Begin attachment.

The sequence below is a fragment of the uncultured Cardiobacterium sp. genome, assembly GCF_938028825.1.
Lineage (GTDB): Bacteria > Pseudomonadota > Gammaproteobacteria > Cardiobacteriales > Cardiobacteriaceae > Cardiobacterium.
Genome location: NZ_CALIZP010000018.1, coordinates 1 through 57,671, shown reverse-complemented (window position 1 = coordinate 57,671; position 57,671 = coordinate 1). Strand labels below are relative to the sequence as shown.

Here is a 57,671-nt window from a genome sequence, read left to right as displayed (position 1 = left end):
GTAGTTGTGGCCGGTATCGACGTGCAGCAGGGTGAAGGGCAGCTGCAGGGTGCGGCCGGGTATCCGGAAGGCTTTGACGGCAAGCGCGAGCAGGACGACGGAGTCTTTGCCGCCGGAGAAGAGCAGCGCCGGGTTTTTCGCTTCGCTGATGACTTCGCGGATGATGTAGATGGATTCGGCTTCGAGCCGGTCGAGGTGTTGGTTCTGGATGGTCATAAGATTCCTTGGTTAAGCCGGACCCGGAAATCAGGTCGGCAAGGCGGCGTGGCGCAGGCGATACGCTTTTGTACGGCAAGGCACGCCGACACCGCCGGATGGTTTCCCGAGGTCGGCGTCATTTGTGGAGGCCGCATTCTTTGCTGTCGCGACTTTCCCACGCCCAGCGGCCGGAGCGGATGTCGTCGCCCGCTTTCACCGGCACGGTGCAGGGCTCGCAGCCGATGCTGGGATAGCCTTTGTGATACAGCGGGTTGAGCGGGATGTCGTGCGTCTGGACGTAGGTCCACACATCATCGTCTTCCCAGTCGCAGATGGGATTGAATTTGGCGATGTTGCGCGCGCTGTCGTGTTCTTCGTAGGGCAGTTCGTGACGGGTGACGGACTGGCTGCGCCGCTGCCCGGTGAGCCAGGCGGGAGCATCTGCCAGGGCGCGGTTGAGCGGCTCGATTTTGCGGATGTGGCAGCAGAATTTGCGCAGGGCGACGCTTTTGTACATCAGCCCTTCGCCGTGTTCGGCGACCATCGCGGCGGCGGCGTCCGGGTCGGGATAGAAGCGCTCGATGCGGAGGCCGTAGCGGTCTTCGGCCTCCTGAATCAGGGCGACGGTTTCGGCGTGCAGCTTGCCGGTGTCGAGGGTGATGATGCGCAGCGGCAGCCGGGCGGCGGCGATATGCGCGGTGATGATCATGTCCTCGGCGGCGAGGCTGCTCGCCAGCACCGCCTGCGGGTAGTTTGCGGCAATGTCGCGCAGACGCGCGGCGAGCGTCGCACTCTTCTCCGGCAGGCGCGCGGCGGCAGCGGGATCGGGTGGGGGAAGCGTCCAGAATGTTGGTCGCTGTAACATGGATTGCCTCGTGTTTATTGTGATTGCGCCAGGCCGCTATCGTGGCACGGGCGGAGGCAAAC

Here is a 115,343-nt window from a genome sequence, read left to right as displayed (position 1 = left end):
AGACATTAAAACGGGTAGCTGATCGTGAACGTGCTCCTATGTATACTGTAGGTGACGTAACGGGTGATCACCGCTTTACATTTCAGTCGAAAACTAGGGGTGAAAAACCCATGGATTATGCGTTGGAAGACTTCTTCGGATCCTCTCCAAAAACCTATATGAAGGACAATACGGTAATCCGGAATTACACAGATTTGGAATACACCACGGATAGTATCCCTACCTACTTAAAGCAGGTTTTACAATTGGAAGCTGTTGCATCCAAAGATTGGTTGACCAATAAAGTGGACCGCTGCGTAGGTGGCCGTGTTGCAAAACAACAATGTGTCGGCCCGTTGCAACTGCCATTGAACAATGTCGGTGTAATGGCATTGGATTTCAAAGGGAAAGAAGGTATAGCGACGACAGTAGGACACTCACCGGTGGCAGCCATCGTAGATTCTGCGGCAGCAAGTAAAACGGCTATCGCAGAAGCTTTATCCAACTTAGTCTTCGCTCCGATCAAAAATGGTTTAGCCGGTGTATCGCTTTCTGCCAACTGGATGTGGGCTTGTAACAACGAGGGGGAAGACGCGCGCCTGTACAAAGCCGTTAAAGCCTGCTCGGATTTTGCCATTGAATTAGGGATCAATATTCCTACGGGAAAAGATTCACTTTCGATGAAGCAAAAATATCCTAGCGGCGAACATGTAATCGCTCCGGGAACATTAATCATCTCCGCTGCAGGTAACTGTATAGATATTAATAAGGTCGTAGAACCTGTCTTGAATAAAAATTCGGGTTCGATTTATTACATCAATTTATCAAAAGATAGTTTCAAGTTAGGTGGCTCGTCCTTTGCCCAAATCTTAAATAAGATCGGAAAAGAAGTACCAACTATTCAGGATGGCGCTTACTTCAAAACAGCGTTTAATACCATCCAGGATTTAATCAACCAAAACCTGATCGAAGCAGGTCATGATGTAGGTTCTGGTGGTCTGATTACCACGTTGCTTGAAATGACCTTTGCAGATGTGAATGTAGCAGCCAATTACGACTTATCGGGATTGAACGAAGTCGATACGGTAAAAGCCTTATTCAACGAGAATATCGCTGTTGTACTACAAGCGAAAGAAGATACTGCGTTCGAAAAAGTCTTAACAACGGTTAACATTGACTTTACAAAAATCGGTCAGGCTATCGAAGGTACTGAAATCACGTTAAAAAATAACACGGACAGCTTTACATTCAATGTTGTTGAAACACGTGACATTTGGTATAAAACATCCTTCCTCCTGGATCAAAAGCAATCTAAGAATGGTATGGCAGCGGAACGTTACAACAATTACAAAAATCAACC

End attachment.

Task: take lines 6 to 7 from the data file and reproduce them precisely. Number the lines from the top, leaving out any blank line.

Here is a 115,343-nt window from a genome sequence, read left to right as displayed (position 1 = left end):
AGACATTAAAACGGGTAGCTGATCGTGAACGTGCTCCTATGTATACTGTAGGTGACGTAACGGGTGATCACCGCTTTACATTTCAGTCGAAAACTAGGGGTGAAAAACCCATGGATTATGCGTTGGAAGACTTCTTCGGATCCTCTCCAAAAACCTATATGAAGGACAATACGGTAATCCGGAATTACACAGATTTGGAATACACCACGGATAGTATCCCTACCTACTTAAAGCAGGTTTTACAATTGGAAGCTGTTGCATCCAAAGATTGGTTGACCAATAAAGTGGACCGCTGCGTAGGTGGCCGTGTTGCAAAACAACAATGTGTCGGCCCGTTGCAACTGCCATTGAACAATGTCGGTGTAATGGCATTGGATTTCAAAGGGAAAGAAGGTATAGCGACGACAGTAGGACACTCACCGGTGGCAGCCATCGTAGATTCTGCGGCAGCAAGTAAAACGGCTATCGCAGAAGCTTTATCCAACTTAGTCTTCGCTCCGATCAAAAATGGTTTAGCCGGTGTATCGCTTTCTGCCAACTGGATGTGGGCTTGTAACAACGAGGGGGAAGACGCGCGCCTGTACAAAGCCGTTAAAGCCTGCTCGGATTTTGCCATTGAATTAGGGATCAATATTCCTACGGGAAAAGATTCACTTTCGATGAAGCAAAAATATCCTAGCGGCGAACATGTAATCGCTCCGGGAACATTAATCATCTCCGCTGCAGGTAACTGTATAGATATTAATAAGGTCGTAGAACCTGTCTTGAATAAAAATTCGGGTTCGATTTATTACATCAATTTATCAAAAGATAGTTTCAAGTTAGGTGGCTCGTCCTTTGCCCAAATCTTAAATAAGATCGGAAAAGAAGTACCAACTATTCAGGATGGCGCTTACTTCAAAACAGCGTTTAATACCATCCAGGATTTAATCAACCAAAACCTGATCGAAGCAGGTCATGATGTAGGTTCTGGTGGTCTGATTACCACGTTGCTTGAAATGACCTTTGCAGATGTGAATGTAGCAGCCAATTACGACTTATCGGGATTGAACGAAGTCGATACGGTAAAAGCCTTATTCAACGAGAATATCGCTGTTGTACTACAAGCGAAAGAAGATACTGCGTTCGAAAAAGTCTTAACAACGGTTAACATTGACTTTACAAAAATCGGTCAGGCTATCGAAGGTACTGAAATCACGTTAAAAAATAACACGGACAGCTTTACATTCAATGTTGTTGAAACACGTGACATTTGGTATAAAACATCCTTCCTCCTGGATCAAAAGCAATCTAAGAATGGTATGGCAGCGGAACGTTACAACAATTACAAAAATCAACC